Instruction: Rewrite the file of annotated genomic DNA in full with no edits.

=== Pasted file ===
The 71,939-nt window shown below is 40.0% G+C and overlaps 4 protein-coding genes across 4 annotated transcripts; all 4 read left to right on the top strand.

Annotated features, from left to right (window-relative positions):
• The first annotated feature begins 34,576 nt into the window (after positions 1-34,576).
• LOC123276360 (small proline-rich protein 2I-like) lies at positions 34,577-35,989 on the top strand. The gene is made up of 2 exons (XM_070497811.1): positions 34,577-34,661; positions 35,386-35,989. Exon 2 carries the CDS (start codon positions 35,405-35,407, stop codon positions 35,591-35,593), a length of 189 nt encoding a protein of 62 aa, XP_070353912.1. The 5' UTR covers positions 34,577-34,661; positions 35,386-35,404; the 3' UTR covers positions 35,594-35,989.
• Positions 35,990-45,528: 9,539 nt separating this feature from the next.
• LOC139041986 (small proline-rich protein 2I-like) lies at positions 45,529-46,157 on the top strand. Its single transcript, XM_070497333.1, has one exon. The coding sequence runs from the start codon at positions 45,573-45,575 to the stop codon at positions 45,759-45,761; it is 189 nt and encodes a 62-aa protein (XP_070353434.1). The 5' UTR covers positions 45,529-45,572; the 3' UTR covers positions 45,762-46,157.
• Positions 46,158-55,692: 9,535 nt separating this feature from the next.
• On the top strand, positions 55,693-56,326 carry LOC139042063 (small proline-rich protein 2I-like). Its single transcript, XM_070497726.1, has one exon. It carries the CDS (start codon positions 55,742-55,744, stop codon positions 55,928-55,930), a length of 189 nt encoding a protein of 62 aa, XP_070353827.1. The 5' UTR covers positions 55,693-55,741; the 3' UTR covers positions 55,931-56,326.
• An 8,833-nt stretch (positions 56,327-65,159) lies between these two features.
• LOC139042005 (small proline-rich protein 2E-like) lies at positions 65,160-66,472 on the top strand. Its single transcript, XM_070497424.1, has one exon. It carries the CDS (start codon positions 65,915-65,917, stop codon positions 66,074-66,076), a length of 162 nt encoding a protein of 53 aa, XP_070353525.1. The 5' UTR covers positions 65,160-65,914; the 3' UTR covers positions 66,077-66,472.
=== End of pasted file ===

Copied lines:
The 71,939-nt window shown below is 40.0% G+C and overlaps 4 protein-coding genes across 4 annotated transcripts; all 4 read left to right on the top strand.

Annotated features, from left to right (window-relative positions):
• The first annotated feature begins 34,576 nt into the window (after positions 1-34,576).
• LOC123276360 (small proline-rich protein 2I-like) lies at positions 34,577-35,989 on the top strand. The gene is made up of 2 exons (XM_070497811.1): positions 34,577-34,661; positions 35,386-35,989. Exon 2 carries the CDS (start codon positions 35,405-35,407, stop codon positions 35,591-35,593), a length of 189 nt encoding a protein of 62 aa, XP_070353912.1. The 5' UTR covers positions 34,577-34,661; positions 35,386-35,404; the 3' UTR covers positions 35,594-35,989.
• Positions 35,990-45,528: 9,539 nt separating this feature from the next.
• LOC139041986 (small proline-rich protein 2I-like) lies at positions 45,529-46,157 on the top strand. Its single transcript, XM_070497333.1, has one exon. The coding sequence runs from the start codon at positions 45,573-45,575 to the stop codon at positions 45,759-45,761; it is 189 nt and encodes a 62-aa protein (XP_070353434.1). The 5' UTR covers positions 45,529-45,572; the 3' UTR covers positions 45,762-46,157.
• Positions 46,158-55,692: 9,535 nt separating this feature from the next.
• On the top strand, positions 55,693-56,326 carry LOC139042063 (small proline-rich protein 2I-like). Its single transcript, XM_070497726.1, has one exon. It carries the CDS (start codon positions 55,742-55,744, stop codon positions 55,928-55,930), a length of 189 nt encoding a protein of 62 aa, XP_070353827.1. The 5' UTR covers positions 55,693-55,741; the 3' UTR covers positions 55,931-56,326.
• An 8,833-nt stretch (positions 56,327-65,159) lies between these two features.
• LOC139042005 (small proline-rich protein 2E-like) lies at positions 65,160-66,472 on the top strand. Its single transcript, XM_070497424.1, has one exon. It carries the CDS (start codon positions 65,915-65,917, stop codon positions 66,074-66,076), a length of 162 nt encoding a protein of 53 aa, XP_070353525.1. The 5' UTR covers positions 65,160-65,914; the 3' UTR covers positions 66,077-66,472.